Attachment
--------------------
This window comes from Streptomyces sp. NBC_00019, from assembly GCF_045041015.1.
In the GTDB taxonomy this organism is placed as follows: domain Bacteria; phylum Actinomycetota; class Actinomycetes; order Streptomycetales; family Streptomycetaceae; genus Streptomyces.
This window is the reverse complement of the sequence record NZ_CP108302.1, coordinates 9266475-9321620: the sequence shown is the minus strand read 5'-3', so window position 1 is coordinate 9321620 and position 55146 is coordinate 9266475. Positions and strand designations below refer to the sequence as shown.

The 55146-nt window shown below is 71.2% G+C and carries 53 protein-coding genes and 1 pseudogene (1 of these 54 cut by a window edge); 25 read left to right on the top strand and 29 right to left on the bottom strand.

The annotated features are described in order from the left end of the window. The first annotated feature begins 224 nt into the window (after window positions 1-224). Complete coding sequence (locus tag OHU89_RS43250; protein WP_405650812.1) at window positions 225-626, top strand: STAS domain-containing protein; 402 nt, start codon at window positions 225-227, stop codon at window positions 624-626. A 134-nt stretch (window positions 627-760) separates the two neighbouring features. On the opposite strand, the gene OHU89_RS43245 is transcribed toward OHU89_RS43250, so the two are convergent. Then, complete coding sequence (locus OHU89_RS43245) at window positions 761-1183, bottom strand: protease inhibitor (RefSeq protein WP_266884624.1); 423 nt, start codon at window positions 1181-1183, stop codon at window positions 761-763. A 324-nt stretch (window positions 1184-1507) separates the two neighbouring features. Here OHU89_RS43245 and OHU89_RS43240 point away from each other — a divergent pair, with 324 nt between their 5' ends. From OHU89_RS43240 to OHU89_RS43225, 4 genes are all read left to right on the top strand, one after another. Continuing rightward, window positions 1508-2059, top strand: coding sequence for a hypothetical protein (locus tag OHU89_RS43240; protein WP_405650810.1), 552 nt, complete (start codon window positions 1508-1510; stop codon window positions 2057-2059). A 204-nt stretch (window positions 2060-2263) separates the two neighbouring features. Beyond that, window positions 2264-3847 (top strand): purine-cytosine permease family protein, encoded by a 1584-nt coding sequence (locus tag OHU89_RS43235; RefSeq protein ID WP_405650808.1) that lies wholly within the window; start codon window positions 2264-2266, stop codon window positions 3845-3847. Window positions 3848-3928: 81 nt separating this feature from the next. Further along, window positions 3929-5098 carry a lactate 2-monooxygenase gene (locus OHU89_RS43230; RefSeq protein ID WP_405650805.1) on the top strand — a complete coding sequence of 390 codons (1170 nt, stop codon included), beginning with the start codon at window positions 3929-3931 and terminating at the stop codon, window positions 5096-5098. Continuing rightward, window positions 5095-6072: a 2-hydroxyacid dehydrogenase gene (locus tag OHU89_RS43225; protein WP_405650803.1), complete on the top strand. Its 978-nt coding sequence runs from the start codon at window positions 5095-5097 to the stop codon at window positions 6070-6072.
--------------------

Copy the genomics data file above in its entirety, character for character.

This window comes from Streptomyces sp. NBC_00019, from assembly GCF_045041015.1.
In the GTDB taxonomy this organism is placed as follows: domain Bacteria; phylum Actinomycetota; class Actinomycetes; order Streptomycetales; family Streptomycetaceae; genus Streptomyces.
This window is the reverse complement of the sequence record NZ_CP108302.1, coordinates 9266475-9321620: the sequence shown is the minus strand read 5'-3', so window position 1 is coordinate 9321620 and position 55146 is coordinate 9266475. Positions and strand designations below refer to the sequence as shown.

The 55146-nt window shown below is 71.2% G+C and carries 53 protein-coding genes and 1 pseudogene (1 of these 54 cut by a window edge); 25 read left to right on the top strand and 29 right to left on the bottom strand.

The annotated features are described in order from the left end of the window. The first annotated feature begins 224 nt into the window (after window positions 1-224). Complete coding sequence (locus tag OHU89_RS43250; protein WP_405650812.1) at window positions 225-626, top strand: STAS domain-containing protein; 402 nt, start codon at window positions 225-227, stop codon at window positions 624-626. A 134-nt stretch (window positions 627-760) separates the two neighbouring features. On the opposite strand, the gene OHU89_RS43245 is transcribed toward OHU89_RS43250, so the two are convergent. Then, complete coding sequence (locus OHU89_RS43245) at window positions 761-1183, bottom strand: protease inhibitor (RefSeq protein WP_266884624.1); 423 nt, start codon at window positions 1181-1183, stop codon at window positions 761-763. A 324-nt stretch (window positions 1184-1507) separates the two neighbouring features. Here OHU89_RS43245 and OHU89_RS43240 point away from each other — a divergent pair, with 324 nt between their 5' ends. From OHU89_RS43240 to OHU89_RS43225, 4 genes are all read left to right on the top strand, one after another. Continuing rightward, window positions 1508-2059, top strand: coding sequence for a hypothetical protein (locus tag OHU89_RS43240; protein WP_405650810.1), 552 nt, complete (start codon window positions 1508-1510; stop codon window positions 2057-2059). A 204-nt stretch (window positions 2060-2263) separates the two neighbouring features. Beyond that, window positions 2264-3847 (top strand): purine-cytosine permease family protein, encoded by a 1584-nt coding sequence (locus tag OHU89_RS43235; RefSeq protein ID WP_405650808.1) that lies wholly within the window; start codon window positions 2264-2266, stop codon window positions 3845-3847. Window positions 3848-3928: 81 nt separating this feature from the next. Further along, window positions 3929-5098 carry a lactate 2-monooxygenase gene (locus OHU89_RS43230; RefSeq protein ID WP_405650805.1) on the top strand — a complete coding sequence of 390 codons (1170 nt, stop codon included), beginning with the start codon at window positions 3929-3931 and terminating at the stop codon, window positions 5096-5098. Continuing rightward, window positions 5095-6072: a 2-hydroxyacid dehydrogenase gene (locus tag OHU89_RS43225; protein WP_405650803.1), complete on the top strand. Its 978-nt coding sequence runs from the start codon at window positions 5095-5097 to the stop codon at window positions 6070-6072.